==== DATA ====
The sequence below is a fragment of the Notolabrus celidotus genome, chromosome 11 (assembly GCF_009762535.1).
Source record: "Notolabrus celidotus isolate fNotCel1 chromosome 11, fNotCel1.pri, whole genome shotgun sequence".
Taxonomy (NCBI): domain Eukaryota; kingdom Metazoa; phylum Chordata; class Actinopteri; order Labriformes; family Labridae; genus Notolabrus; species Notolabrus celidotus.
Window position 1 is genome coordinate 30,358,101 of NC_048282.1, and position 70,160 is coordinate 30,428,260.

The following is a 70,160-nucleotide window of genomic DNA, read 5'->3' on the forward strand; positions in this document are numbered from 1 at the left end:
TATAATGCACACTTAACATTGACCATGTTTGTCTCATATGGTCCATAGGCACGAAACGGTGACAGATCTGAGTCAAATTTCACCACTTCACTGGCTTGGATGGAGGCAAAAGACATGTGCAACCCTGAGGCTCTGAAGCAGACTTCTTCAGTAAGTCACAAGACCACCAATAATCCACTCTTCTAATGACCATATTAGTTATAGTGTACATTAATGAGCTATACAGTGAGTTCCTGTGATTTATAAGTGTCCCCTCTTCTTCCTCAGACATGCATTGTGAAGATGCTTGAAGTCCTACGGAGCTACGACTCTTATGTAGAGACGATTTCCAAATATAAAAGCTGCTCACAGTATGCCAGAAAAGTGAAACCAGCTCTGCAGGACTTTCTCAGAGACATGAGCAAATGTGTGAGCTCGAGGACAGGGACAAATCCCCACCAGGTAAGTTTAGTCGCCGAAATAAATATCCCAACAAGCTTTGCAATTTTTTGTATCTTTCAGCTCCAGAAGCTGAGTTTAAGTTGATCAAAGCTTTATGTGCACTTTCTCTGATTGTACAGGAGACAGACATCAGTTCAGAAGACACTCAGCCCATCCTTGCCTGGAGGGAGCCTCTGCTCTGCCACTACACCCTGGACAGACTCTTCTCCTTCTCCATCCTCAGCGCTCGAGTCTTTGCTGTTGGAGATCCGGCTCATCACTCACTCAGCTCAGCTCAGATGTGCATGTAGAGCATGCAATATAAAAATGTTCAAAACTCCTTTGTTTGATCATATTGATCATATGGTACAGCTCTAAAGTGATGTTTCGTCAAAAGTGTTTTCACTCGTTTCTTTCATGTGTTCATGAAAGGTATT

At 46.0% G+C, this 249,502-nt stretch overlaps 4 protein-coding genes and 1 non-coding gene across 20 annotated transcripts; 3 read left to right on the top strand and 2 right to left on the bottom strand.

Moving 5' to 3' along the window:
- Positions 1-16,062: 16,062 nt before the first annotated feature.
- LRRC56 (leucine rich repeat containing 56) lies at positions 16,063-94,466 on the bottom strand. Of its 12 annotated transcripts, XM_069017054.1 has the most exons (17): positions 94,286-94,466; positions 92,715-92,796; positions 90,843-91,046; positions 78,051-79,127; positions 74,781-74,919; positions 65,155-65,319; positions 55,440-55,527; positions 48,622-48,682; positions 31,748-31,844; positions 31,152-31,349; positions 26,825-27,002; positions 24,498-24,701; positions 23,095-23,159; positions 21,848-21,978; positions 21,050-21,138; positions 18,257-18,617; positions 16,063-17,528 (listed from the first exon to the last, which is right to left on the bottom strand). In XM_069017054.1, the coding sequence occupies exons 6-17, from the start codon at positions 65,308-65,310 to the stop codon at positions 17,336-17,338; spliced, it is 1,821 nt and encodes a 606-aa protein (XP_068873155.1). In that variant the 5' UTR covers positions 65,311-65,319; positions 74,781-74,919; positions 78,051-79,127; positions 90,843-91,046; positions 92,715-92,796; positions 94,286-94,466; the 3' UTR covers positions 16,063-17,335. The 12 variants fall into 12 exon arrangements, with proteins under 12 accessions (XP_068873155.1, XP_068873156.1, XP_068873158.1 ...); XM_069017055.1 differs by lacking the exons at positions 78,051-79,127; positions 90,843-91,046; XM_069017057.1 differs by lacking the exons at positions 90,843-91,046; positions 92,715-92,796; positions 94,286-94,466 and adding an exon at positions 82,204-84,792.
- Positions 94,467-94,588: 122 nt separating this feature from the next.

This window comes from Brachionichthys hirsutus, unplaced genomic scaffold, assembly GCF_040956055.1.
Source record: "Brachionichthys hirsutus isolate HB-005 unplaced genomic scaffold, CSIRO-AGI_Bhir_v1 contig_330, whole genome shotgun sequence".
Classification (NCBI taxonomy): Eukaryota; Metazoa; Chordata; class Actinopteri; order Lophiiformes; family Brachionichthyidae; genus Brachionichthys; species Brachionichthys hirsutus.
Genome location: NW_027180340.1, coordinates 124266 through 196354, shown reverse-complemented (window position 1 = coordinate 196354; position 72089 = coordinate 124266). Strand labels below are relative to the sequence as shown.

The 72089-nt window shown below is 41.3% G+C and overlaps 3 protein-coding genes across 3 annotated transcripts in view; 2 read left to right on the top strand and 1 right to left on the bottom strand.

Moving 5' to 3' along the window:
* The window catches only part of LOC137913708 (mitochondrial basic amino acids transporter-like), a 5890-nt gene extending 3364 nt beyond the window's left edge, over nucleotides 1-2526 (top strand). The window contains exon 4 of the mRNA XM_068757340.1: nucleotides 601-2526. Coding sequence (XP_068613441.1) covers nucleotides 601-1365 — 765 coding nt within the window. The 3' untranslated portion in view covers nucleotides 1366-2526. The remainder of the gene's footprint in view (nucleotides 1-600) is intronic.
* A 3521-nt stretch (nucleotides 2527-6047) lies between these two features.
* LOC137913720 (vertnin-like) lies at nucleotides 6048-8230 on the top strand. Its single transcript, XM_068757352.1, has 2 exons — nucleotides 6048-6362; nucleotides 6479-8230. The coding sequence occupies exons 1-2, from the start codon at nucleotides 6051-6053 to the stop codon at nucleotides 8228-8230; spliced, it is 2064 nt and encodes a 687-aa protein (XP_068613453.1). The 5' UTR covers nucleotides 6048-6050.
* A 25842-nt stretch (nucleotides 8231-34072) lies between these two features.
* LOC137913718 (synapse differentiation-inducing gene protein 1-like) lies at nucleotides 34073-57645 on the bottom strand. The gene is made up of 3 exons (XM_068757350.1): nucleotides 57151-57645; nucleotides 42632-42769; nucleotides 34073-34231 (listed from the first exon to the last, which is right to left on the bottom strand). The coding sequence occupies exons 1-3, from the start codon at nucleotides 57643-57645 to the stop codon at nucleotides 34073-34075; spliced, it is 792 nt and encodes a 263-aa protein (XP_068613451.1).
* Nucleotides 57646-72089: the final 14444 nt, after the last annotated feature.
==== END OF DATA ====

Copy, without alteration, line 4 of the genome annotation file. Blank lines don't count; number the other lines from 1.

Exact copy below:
Window position 1 is genome coordinate 30,358,101 of NC_048282.1, and position 70,160 is coordinate 30,428,260.